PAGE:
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2 faculty members at Albert Einstein College of Medicine elected to National Academy of Sciences

Albert Einstein College of Medicine


IMAGE: Robert Singer, Ph.D. (left) and William Jacobs, Jr., Ph.D., both at Albert Einstein College of Medicine of Yeshiva University, were elected to the National Academy of Sciences. view more

Credit: Albert Einstein College of Medicine

May 1, 2013 - (BRONX, NY) - Two faculty members at Albert Einstein College of Medicine of Yeshiva University have been elected to the National Academy of Sciences. Robert Singer, Ph.D., and William Jacobs, Jr., Ph.D., were among the select scientists who will be inducted into the Washington-based organization at a ceremony in April 2014.

"Bill Jacobs' and Rob Singer's election to the National Academy of Sciences is a richly deserved honor that reflects the extraordinary discoveries each has made," said Allen M. Spiegel, M.D., the Marilyn and Stanley M. Katz Dean at Einstein. "We are proud to have scientists of their caliber on our faculty."

Dr. Singer, professor and co-chair of anatomy and structural biology, is a world leader in developing novel methods for investigating the most fundamental processes in living cells: how the message encoded in the DNA of genes is transcribed into RNA and then translated into proteins. His lab developed the FISH (fluorescence in situ hybridization), a widely used technology to visualize and isolate individual molecules of RNA in a single cell, and was the first to establish that each RNA strand has a non-coding region that determines it's "zip code" in the cell. Dr. Singer is also co-director of the Gruss Lipper Biophotonics Center and of the Integrated Imaging Program and holds the Harold and Muriel Block Chair in Anatomy and Structural Biology.

Dr. Jacobs, professor of microbiology & immunology, is pioneering the use of molecular genetics to control tuberculosis (TB), which kills nearly two million people a year. His research is investigating the genes that make Mycobacterium tuberculosis (MTB)--the bacterium that causes TB--virulent, identifying new drug targets and engineering weakened strains that can be used as live vaccines. Dr. Jacobs was the first scientist to introduce foreign DNA into MTB, a technique now regularly used by TB investigators around the world. He is also professor of genetics and a Howard Hughes Medical Institute (HHMI) investigator.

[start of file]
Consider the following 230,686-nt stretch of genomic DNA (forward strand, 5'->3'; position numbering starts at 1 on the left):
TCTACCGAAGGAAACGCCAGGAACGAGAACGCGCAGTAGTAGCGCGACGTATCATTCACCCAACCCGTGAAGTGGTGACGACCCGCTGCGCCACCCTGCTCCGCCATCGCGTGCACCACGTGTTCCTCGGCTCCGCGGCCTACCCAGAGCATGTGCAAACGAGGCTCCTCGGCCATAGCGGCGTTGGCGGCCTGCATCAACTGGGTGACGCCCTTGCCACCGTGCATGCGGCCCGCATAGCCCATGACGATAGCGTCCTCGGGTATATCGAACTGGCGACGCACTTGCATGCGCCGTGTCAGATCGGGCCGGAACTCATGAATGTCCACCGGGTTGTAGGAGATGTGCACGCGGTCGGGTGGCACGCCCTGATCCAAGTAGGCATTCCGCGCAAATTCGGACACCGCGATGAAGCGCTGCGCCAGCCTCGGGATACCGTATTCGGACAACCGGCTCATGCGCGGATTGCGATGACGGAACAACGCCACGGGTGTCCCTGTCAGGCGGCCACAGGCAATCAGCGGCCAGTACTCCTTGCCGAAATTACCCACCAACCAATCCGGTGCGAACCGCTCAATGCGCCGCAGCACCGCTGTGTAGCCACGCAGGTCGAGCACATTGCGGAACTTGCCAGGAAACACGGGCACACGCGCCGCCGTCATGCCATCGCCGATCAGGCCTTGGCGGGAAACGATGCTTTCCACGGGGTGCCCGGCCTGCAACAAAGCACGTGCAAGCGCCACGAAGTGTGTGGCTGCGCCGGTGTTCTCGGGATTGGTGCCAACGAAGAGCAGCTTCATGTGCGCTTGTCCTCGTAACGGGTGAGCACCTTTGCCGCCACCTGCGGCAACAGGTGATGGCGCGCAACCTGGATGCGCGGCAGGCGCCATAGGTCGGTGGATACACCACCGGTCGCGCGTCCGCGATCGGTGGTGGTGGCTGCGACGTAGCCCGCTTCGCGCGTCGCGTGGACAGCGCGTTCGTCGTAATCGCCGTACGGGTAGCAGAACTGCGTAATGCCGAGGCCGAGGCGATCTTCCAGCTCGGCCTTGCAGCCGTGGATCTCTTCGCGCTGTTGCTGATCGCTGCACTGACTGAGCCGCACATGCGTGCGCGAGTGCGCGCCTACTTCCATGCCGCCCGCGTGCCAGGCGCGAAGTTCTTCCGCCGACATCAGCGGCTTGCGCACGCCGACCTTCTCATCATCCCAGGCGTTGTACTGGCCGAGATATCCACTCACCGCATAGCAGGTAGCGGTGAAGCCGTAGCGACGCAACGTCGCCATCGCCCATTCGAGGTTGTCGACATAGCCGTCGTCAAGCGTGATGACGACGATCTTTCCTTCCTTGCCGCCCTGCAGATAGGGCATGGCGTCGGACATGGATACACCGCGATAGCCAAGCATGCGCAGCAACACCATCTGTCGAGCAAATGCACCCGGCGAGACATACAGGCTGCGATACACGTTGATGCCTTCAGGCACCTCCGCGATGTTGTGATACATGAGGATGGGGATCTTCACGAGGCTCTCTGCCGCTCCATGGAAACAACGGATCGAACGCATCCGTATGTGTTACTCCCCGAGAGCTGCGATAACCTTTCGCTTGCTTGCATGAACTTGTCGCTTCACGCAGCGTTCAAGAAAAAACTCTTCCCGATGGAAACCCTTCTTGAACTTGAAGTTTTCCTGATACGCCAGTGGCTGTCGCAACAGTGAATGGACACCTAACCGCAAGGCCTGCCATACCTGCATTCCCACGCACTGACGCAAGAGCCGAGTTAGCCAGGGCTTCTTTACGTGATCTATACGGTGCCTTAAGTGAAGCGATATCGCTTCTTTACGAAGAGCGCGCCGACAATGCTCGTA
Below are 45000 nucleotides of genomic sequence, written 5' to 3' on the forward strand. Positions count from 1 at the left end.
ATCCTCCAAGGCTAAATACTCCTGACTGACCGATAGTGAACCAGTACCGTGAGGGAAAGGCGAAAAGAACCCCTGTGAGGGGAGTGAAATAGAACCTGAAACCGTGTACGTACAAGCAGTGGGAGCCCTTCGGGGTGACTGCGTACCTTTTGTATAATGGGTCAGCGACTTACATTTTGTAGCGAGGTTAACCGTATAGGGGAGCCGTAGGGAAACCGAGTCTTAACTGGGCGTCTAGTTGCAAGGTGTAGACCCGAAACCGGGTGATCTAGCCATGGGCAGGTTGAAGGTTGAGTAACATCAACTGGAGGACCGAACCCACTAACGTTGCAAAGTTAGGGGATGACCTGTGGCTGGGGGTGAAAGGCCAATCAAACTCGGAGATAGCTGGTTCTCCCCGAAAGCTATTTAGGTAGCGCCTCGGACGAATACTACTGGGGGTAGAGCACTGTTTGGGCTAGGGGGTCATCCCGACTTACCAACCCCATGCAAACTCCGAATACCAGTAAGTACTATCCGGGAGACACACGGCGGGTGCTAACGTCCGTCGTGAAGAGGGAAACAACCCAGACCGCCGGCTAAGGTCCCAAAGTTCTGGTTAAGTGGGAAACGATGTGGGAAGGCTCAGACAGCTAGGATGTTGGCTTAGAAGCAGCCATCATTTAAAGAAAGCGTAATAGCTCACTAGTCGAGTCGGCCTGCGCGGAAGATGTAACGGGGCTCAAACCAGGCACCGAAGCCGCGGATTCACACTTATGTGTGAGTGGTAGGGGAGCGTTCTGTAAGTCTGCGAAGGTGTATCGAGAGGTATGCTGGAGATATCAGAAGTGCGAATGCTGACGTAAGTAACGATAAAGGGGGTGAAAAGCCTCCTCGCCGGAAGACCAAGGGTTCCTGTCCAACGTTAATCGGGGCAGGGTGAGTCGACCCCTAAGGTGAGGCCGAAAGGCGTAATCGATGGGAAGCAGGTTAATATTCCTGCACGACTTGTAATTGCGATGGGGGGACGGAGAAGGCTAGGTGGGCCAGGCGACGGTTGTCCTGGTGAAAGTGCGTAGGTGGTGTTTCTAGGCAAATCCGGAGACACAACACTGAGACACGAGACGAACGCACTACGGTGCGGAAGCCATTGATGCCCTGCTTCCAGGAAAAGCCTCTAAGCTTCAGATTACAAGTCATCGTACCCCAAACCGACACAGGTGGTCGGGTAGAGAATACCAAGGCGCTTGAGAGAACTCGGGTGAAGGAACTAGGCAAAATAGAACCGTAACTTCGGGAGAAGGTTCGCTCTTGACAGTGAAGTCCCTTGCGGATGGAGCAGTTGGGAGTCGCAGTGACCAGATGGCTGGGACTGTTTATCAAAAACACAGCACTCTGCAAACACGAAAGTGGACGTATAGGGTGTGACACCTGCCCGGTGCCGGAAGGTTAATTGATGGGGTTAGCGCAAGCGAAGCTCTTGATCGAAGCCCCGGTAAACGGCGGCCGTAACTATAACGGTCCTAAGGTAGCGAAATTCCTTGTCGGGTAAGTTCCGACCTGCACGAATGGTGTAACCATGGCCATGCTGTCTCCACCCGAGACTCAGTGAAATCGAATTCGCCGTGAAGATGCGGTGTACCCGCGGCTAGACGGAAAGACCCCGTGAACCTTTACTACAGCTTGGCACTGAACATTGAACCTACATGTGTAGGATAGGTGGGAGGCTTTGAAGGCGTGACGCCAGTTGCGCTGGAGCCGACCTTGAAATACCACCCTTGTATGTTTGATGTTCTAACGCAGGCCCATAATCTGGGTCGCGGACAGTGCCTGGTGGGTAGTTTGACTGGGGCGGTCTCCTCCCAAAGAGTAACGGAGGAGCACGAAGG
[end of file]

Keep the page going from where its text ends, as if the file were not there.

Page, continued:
Drs. Singer and Jacobs were two of 84 new members and 21 foreign associates from 14 countries who were elected to the academy in recognition of their distinguished and continuing achievements in original research. Those elected yesterday bring the total number of active members to 2,179 and the total number of foreign associates to 437. Foreign associates are nonvoting members of the Academy, with citizenship outside the United States.

The National Academy of Sciences is a private, nonprofit institution that was established under a congressional charter signed by President Abraham Lincoln in 1863. It recognizes achievement in science by election to membership, and--with the National Academy of Engineering, Institute of Medicine, and National Research Council--provides science, technology, and health policy advice to the federal government and other organizations.


About Albert Einstein College of Medicine of Yeshiva University

Albert Einstein College of Medicine of Yeshiva University is one of the nation's premier centers for research, medical education and clinical investigation. During the 2012-2013 academic year, Einstein is home to 742 M.D. students, 245 Ph.D. students, 116 students in the combined M.D./Ph.D. program, and 360 postdoctoral research fellows. The College of Medicine has more than 2,000 full-time faculty members located on the main campus and at its clinical affiliates. In 2012, Einstein received over $160 million in awards from the NIH. This includes the funding of major research centers at Einstein in diabetes, cancer, liver disease, and AIDS. Other areas where the College of Medicine is concentrating its efforts include developmental brain research, neuroscience, cardiac disease, and initiatives to reduce and eliminate ethnic and racial health disparities. Its partnership with Montefiore Medical Center, the University Hospital and academic medical center for Einstein, advances clinical and translational research to accelerate the pace at which new discoveries become the treatments and therapies that benefit patients. Through its extensive affiliation network involving Montefiore, Jacobi Medical Center -Einstein's founding hospital, and five other hospital systems in the Bronx, Manhattan, Long Island and Brooklyn, Einstein runs one of the largest residency and fellowship training programs in the medical and dental professions in the United States. For more information, please visit and follow us on Twitter @EinsteinMed.

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